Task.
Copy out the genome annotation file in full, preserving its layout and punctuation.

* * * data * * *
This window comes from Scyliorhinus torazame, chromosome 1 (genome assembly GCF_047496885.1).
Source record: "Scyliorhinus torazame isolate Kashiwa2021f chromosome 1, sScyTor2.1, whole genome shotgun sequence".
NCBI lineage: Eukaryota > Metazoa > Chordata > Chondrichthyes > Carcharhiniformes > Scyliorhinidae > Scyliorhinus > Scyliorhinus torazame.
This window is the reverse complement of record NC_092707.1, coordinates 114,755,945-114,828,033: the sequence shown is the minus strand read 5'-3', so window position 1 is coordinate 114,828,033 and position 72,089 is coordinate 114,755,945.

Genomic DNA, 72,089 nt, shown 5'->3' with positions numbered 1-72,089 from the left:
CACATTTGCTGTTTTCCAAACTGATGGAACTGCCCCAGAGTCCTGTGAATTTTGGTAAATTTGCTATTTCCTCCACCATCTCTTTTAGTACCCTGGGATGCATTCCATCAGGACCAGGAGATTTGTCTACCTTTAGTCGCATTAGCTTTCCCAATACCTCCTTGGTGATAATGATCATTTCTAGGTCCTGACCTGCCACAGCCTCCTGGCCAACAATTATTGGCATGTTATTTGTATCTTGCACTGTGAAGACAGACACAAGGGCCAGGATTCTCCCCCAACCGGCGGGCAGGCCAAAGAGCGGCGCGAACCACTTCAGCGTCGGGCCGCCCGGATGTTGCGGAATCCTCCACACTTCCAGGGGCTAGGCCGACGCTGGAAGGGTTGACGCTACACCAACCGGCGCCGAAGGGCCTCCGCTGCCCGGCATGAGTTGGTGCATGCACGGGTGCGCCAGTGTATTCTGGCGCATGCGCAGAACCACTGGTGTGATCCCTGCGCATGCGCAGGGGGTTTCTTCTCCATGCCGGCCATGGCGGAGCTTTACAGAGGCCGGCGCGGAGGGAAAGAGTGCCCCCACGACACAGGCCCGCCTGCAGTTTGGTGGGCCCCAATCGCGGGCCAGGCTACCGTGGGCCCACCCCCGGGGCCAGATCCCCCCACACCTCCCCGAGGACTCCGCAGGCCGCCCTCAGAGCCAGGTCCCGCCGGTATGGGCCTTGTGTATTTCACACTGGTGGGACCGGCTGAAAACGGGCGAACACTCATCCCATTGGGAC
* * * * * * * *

This window comes from Scyliorhinus torazame, chromosome 1 (genome assembly GCF_047496885.1).
Source record: "Scyliorhinus torazame isolate Kashiwa2021f chromosome 1, sScyTor2.1, whole genome shotgun sequence".
NCBI lineage: Eukaryota > Metazoa > Chordata > Chondrichthyes > Carcharhiniformes > Scyliorhinidae > Scyliorhinus > Scyliorhinus torazame.
This window is the reverse complement of record NC_092707.1, coordinates 114,755,945-114,828,033: the sequence shown is the minus strand read 5'-3', so window position 1 is coordinate 114,828,033 and position 72,089 is coordinate 114,755,945.

Genomic DNA, 72,089 nt, shown 5'->3' with positions numbered 1-72,089 from the left:
CACATTTGCTGTTTTCCAAACTGATGGAACTGCCCCAGAGTCCTGTGAATTTTGGTAAATTTGCTATTTCCTCCACCATCTCTTTTAGTACCCTGGGATGCATTCCATCAGGACCAGGAGATTTGTCTACCTTTAGTCGCATTAGCTTTCCCAATACCTCCTTGGTGATAATGATCATTTCTAGGTCCTGACCTGCCACAGCCTCCTGGCCAACAATTATTGGCATGTTATTTGTATCTTGCACTGTGAAGACAGACACAAGGGCCAGGATTCTCCCCCAACCGGCGGGCAGGCCAAAGAGCGGCGCGAACCACTTCAGCGTCGGGCCGCCCGGATGTTGCGGAATCCTCCACACTTCCAGGGGCTAGGCCGACGCTGGAAGGGTTGACGCTACACCAACCGGCGCCGAAGGGCCTCCGCTGCCCGGCATGAGTTGGTGCATGCACGGGTGCGCCAGTGTATTCTGGCGCATGCGCAGAACCACTGGTGTGATCCCTGCGCATGCGCAGGGGGTTTCTTCTCCATGCCGGCCATGGCGGAGCTTTACAGAGGCCGGCGCGGAGGGAAAGAGTGCCCCCACGACACAGGCCCGCCTGCAGTTTGGTGGGCCCCAATCGCGGGCCAGGCTACCGTGGGCCCACCCCCGGGGCCAGATCCCCCCACACCTCCCCGAGGACTCCGCAGGCCGCCCTCAGAGCCAGGTCCCGCCGGTATGGGCCTTGTGTATTTCACACTGGTGGGACCGGCTGAAAACGGGCGAACACTCATCCCATTGGGAC